OpEd: Co-Pay Accumulators Hurt Patients

OpEd: Co-Pay Accumulators Hurt Patients

OpEd: Co-Pay Accumulators Hurt Patients (Springfield, IL) — There are certain things in life we know to be true. The sky is blue. Gravity is real. Ice cream is delicious. And healthcare is expensive.

Or so we have been told for most of our lives. The truth, though, is healthcare does not have to be expensive.

As nurse practitioners, our practice is dedicated to providing premium healthcare at affordable prices. We cut out the insurance companies, the administrative costs and other expenses by providing direct patient care for a flat monthly fee most families can afford. Healthcare does not have to be expensive, and we prove that point every single day.

Practices like ours are not the only way patients can get quality care at affordable prices. There are options for patients to realize significant savings. One such option is in the area of  prescription medication, particularly medication needed to address long-term, chronic illnesses Not-for-profits as well as drug manufacturers offer patients coupons, vouchers, and other co-pay assistance programs that dramatically reduces the cost of medication. These programs are especially valuable for patients who need prescriptions that do not yet have generic versions available.

Unfortunately, these options are at risk thanks to the predatory practices of insurers and Pharmacy Benefit Managers (PBMs) who have chosen to classify some of the most modern treatments for certain illnesses such as lupus, rheumatoid arthritis or cystic fibrosis or other chronic illnesses as “non-essential” even though they are lifesaving and even though there may not be any generic or alternative brand alternatives.

In addition, many patient insurance plans do not allow purchases with manufacturer coupons to count the full cost of their prescriptions towards their deductible.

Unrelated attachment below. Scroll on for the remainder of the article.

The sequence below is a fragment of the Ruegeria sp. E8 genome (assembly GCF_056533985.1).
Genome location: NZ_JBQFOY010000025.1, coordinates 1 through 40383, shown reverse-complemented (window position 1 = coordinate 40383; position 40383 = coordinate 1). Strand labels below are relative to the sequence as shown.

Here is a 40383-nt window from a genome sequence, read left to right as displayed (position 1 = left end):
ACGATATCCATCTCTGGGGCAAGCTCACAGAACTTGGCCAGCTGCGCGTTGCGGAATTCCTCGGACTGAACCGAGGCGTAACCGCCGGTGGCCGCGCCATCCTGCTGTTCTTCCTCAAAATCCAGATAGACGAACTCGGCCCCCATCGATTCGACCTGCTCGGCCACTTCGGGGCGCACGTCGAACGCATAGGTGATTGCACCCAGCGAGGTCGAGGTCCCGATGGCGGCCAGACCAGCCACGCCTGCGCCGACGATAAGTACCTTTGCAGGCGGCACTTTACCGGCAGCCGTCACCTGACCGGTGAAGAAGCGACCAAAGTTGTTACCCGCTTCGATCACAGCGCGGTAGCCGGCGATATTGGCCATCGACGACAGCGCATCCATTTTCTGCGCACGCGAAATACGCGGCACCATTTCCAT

What this means in practical terms is that if a patient, for example, has a $500 copay for a prescription, but is enrolled in a manufacturer assistance program covering all but $100 of the treatment, the entire $500 ($100 from the patient and $400 from the assistance program) would count toward the patient’s deductible and the maximum annual out-of-pocket cost.

However, many health insurance plans feature something called a co-pay accumulator. With these plans, only the $100 out of pocket cost would count towards the deductible and the maximum annual out of pocket costs. In other words, these insurance plans punish patients for taking advantage of savings programs.

The end result is a system that inevitably increases the cost of healthcare for the people who can least afford it. Instead of giving the patients the benefit of lower prescription drug prices, the PBMs are keeping those savings for themselves, and it is wrong.

Thankfully, Illinois has taken the bold step of ending co-pay accumulators in order to protect patients, but there is more that needs to be done. Now is time for Congress to take similar action. There is a measure, H.R. 5801, the Help Ensure Lower Patient (HELP) Copays Act being considered. The legislation has strong bipartisan support, but we need Congress to act now.

We ask that lawmakers not to wait to pass this vital fix to a loophole that rewards Pharmacy Benefit Managers at patients’ expense. We need to make sure that patients are getting the care they need and deserve at affordable prices.

OpEd: Co-Pay Accumulators Hurt Patients

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